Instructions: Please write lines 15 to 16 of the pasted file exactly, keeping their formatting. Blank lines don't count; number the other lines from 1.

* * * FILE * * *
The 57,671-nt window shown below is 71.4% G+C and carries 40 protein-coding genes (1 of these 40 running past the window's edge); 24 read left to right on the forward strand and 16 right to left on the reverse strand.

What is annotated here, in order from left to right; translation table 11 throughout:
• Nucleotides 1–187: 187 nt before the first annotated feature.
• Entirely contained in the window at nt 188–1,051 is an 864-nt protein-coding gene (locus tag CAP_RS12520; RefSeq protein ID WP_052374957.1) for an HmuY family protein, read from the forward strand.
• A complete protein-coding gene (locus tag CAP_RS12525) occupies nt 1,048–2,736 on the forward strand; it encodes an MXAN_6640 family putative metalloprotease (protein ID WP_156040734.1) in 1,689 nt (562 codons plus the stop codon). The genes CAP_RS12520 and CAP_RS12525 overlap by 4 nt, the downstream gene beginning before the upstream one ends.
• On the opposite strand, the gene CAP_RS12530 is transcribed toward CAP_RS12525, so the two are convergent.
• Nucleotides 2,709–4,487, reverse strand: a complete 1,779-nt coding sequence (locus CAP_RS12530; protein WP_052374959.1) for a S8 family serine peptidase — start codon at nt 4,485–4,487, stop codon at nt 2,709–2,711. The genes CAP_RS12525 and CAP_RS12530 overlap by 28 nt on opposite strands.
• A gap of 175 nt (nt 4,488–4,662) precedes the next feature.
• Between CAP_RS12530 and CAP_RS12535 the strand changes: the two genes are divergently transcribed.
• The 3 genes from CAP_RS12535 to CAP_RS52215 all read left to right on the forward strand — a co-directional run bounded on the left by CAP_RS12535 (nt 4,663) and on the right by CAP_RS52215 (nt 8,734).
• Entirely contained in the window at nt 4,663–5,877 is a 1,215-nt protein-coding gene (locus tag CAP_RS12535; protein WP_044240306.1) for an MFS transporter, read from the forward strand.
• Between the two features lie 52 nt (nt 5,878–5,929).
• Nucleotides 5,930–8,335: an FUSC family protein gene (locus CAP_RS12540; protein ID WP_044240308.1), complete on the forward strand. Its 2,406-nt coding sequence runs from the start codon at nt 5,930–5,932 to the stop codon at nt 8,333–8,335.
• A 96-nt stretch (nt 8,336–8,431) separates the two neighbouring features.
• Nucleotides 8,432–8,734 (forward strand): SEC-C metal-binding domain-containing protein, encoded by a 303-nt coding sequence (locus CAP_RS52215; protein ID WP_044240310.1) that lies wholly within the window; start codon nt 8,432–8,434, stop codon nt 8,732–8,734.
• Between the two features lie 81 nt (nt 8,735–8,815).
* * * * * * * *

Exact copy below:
• Nucleotides 8,432–8,734 (forward strand): SEC-C metal-binding domain-containing protein, encoded by a 303-nt coding sequence (locus CAP_RS52215; protein ID WP_044240310.1) that lies wholly within the window; start codon nt 8,432–8,434, stop codon nt 8,732–8,734.
• Between the two features lie 81 nt (nt 8,735–8,815).